Great Rivers Greenway strikes deal to improve Chain of Rocks Bridge, Riverfront Trail

Today the Great Rivers Greenway District announced an agreement with the developer of a riverfront casino to improve and provide security for trailheads at the Chain of Rocks Bridge, provide maintenance for the adjoining Riverfront Trail and the Chain of Rocks Bridge, and take several other steps that will benefit the trail, bridge, and riverfront area.

Automobile break-ins and theft have been an ongoing problem at the Chain of Rocks trailhead, so providing security for the parking areas is a very important step for increasing usage of the landmark trail connection between Missouri and Illinois.

LANDMARK BRIDGE, TRAIL WILL WIN ... OR WIN

August 30, 2010, St. Louis. The historic Chain of Rocks Bridge, refurbished after nearly being demolished in the 1980s, and the acclaimed North Riverfront Trail that now connects the bridge to the Gateway Arch will both gain important new protections under a preliminary Trail Development and Exchange Agreement authorized on August 27, 2010 by the Board of Directors of Great Rivers Greenway (GRG).

The Board voted to support an agreement with the City of St. Louis’s preferred developer of a casino on Riverview Drive near the bridge.  A portion of the property required for the construction of the City-supported project at the Chain of Rocks is currently owned by GRG.

GRG will exchange a small parcel near Chain of Rocks Bridge and Riverview Drive, for property owned by the developer adjacent to the Mississippi River.   The preferred developer will, following licensure by the State of Missouri and final commitment for project financing, agree to:

  • Improve and maintain trailheads on both ends of the bridge, lighted public parking with 24-hour security, public restrooms, and landscaping

  • Preserve the riverfront and minimize floodplain and other environmental impacts

  • Upgrade and provide annual maintenance to the Great Rivers Greenway North Riverfront trail on the project site and the Chain of Rocks Bridge.

  • Showcase and make infrastructure improvements to the bridge

  • Actively promote public usage of the site, including the coordination of public events, such as the popular “Eagle Days”

  • Use sustainable building practices in the construction of all phases of the project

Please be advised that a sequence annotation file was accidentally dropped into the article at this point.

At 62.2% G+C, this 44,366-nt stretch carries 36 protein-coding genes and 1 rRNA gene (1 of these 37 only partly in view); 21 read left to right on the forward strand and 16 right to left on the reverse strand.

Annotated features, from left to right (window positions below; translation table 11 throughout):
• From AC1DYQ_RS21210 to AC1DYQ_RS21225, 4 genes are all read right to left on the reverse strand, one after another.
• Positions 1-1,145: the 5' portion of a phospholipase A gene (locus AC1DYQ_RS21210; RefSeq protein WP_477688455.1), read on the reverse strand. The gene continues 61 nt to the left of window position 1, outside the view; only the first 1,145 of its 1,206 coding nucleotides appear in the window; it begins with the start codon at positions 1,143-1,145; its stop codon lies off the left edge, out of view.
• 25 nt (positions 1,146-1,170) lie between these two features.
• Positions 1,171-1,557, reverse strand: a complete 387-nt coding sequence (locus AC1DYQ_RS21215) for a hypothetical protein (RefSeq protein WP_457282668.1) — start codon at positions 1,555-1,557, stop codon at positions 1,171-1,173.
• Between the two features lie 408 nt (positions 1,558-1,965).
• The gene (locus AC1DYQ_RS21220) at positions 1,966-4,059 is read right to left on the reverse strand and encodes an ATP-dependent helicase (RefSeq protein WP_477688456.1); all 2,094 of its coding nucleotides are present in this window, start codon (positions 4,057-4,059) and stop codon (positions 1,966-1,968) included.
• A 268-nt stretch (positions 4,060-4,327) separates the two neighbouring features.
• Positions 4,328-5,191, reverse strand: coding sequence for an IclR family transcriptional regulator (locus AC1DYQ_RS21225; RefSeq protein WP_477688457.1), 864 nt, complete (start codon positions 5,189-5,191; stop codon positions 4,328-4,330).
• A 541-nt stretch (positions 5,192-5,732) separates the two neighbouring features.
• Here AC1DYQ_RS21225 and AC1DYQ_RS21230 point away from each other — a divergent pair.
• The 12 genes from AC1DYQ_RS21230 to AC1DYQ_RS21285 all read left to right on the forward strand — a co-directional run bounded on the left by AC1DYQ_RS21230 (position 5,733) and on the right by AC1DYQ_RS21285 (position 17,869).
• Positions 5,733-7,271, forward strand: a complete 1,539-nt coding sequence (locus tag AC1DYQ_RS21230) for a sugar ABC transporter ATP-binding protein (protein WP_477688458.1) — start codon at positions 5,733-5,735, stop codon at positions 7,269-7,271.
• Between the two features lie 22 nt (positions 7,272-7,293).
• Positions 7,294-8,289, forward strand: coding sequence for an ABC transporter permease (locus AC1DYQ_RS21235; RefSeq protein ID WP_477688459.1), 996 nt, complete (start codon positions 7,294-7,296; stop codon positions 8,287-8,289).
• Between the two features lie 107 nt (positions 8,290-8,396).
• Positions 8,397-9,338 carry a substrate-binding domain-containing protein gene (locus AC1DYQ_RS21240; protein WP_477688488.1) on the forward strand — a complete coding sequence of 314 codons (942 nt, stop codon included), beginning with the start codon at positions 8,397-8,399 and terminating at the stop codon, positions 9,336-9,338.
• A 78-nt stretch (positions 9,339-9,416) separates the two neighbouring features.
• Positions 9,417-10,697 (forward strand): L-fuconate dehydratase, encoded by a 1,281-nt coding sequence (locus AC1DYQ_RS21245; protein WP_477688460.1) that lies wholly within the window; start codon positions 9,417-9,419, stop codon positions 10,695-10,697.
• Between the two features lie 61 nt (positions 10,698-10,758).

If the company fails to win regulatory approval, or secure project financing it will sell 11.826 acres of property it currently controls adjacent to the Chain of Rocks Bridge to GRG  for fair market value.

For several years GRG has endeavored to acquire property at this site to develop an appropriate and badly needed trailhead facility.  GRG Board President Neal Perryman described the agreement as an opportunity to secure one of two long-term goals. 

“We want to preserve, secure and provide public access to the trail system and to the wonderful Chain of Rocks Bridge, which is a prohibitively expensive commitment while we have so many other projects in the region to undertake. And we would like to enhance more of the property that abuts the bridge on the Missouri side of the river, which we cannot afford to do.  Under this agreement, we are going to do one of those things that we have always wanted to do.  Without it, we could do neither,” Perryman said.

The State of Missouri is expected to make a licensing decision by the end of the year.

About GRG-Great Rivers Greenway

Great Rivers Greenway-GRG is the public organization leading the development of a region-wide system of high quality greenways, parks and trails known as the River Ring. Designed to link communities and stimulate environmental, social and economic benefits, The River Ring when completed will cover an area of 1,216 square miles across St. Louis City, St. Louis County and St. Charles County, Missouri. By connecting residents and visitors to parks, businesses and college campuses, as well as historical, cultural and natural landmarks, GRG is improving the region and uniting communities. For more information about GRG, visit www.grgstl.org

Photo courtesy Chris Yunker, FlickR, Creative Commons Attribution-Sharealike license.